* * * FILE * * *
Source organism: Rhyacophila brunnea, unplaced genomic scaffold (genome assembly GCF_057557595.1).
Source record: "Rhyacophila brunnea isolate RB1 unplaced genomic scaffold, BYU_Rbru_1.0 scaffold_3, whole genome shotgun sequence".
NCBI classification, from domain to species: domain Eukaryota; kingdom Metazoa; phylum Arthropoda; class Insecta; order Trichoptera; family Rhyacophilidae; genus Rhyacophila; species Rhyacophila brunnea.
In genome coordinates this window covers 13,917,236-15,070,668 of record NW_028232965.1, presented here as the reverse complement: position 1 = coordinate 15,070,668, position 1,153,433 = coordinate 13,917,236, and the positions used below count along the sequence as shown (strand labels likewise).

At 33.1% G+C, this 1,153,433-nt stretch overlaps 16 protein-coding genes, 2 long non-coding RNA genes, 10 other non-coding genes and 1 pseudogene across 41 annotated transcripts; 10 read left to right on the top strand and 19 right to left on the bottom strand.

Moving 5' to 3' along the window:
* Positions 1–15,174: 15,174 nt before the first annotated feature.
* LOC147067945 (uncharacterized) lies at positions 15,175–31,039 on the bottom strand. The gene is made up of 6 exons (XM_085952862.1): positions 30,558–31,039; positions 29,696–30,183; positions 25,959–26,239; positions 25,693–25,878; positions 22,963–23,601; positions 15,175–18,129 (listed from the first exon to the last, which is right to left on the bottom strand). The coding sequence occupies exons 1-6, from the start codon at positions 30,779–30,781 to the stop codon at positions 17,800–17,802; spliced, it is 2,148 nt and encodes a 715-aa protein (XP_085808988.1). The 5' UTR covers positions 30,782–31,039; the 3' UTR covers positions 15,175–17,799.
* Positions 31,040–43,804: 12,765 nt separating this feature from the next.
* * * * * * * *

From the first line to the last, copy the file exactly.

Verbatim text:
Source organism: Rhyacophila brunnea, unplaced genomic scaffold (genome assembly GCF_057557595.1).
Source record: "Rhyacophila brunnea isolate RB1 unplaced genomic scaffold, BYU_Rbru_1.0 scaffold_3, whole genome shotgun sequence".
NCBI classification, from domain to species: domain Eukaryota; kingdom Metazoa; phylum Arthropoda; class Insecta; order Trichoptera; family Rhyacophilidae; genus Rhyacophila; species Rhyacophila brunnea.
In genome coordinates this window covers 13,917,236-15,070,668 of record NW_028232965.1, presented here as the reverse complement: position 1 = coordinate 15,070,668, position 1,153,433 = coordinate 13,917,236, and the positions used below count along the sequence as shown (strand labels likewise).

At 33.1% G+C, this 1,153,433-nt stretch overlaps 16 protein-coding genes, 2 long non-coding RNA genes, 10 other non-coding genes and 1 pseudogene across 41 annotated transcripts; 10 read left to right on the top strand and 19 right to left on the bottom strand.

Moving 5' to 3' along the window:
* Positions 1–15,174: 15,174 nt before the first annotated feature.
* LOC147067945 (uncharacterized) lies at positions 15,175–31,039 on the bottom strand. The gene is made up of 6 exons (XM_085952862.1): positions 30,558–31,039; positions 29,696–30,183; positions 25,959–26,239; positions 25,693–25,878; positions 22,963–23,601; positions 15,175–18,129 (listed from the first exon to the last, which is right to left on the bottom strand). The coding sequence occupies exons 1-6, from the start codon at positions 30,779–30,781 to the stop codon at positions 17,800–17,802; spliced, it is 2,148 nt and encodes a 715-aa protein (XP_085808988.1). The 5' UTR covers positions 30,782–31,039; the 3' UTR covers positions 15,175–17,799.
* Positions 31,040–43,804: 12,765 nt separating this feature from the next.